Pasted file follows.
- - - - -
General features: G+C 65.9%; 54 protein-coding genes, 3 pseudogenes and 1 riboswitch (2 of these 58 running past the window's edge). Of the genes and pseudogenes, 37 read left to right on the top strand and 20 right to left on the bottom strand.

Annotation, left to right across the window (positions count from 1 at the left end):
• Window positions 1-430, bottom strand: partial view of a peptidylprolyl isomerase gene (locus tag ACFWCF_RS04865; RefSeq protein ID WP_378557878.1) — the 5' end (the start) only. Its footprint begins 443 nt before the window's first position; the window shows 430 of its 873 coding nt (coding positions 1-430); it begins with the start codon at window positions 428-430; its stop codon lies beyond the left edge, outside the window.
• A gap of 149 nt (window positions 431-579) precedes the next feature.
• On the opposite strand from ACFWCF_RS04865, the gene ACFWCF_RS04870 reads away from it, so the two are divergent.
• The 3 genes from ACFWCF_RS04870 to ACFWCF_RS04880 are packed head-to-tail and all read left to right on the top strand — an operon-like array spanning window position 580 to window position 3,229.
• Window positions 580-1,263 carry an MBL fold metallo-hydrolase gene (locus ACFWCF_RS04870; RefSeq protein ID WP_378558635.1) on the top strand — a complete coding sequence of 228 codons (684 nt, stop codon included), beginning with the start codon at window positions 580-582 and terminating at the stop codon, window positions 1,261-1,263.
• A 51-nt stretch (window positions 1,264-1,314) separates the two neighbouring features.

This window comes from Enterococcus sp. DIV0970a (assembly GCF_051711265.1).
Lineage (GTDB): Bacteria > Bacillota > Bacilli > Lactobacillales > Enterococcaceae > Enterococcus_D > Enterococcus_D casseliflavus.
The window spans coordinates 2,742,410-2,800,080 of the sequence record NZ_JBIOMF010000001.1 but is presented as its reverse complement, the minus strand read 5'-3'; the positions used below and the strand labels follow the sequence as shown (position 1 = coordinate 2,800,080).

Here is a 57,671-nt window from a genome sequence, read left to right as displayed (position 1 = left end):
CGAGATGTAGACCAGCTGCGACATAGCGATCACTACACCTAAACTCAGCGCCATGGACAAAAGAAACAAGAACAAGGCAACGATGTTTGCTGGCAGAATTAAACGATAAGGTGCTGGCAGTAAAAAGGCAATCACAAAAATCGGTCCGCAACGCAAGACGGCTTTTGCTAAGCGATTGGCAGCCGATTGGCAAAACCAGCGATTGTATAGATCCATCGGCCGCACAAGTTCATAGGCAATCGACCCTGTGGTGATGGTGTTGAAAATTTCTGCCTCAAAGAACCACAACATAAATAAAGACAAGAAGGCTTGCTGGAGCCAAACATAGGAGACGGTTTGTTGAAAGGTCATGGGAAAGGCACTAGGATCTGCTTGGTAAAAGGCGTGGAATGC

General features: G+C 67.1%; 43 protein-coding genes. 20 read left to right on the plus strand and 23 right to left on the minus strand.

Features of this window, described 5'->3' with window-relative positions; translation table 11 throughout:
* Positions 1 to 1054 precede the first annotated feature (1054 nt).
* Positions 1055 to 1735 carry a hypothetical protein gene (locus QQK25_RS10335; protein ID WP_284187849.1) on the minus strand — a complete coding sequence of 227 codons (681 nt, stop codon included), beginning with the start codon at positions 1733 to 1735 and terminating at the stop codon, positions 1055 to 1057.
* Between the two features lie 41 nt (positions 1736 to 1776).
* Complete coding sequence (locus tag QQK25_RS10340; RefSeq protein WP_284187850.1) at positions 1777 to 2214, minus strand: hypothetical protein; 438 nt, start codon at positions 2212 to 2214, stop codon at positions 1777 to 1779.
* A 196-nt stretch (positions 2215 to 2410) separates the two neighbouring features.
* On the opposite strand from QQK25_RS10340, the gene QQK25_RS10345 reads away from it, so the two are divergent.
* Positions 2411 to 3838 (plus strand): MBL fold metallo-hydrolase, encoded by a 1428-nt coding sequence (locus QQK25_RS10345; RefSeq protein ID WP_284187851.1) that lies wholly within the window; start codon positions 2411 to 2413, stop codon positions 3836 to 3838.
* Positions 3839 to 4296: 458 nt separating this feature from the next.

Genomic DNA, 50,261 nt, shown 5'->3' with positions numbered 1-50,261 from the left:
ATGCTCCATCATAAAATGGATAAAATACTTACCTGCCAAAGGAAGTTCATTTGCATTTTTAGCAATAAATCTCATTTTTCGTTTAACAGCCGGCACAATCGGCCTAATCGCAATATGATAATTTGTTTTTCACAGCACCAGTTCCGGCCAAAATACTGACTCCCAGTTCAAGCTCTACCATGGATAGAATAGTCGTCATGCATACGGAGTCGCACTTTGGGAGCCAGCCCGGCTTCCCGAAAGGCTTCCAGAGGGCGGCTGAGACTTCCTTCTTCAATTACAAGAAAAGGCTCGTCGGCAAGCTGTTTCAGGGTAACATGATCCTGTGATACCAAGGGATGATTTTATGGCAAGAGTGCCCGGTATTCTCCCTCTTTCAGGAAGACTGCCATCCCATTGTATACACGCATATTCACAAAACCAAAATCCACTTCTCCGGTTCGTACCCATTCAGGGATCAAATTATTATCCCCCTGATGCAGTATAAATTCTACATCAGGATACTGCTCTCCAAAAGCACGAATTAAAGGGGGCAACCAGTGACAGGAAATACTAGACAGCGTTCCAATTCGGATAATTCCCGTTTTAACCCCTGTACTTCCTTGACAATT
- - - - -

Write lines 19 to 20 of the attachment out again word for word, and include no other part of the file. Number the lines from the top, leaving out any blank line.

* Complete coding sequence (locus tag QQK25_RS10340; RefSeq protein WP_284187850.1) at positions 1777 to 2214, minus strand: hypothetical protein; 438 nt, start codon at positions 2212 to 2214, stop codon at positions 1777 to 1779.
* A 196-nt stretch (positions 2215 to 2410) separates the two neighbouring features.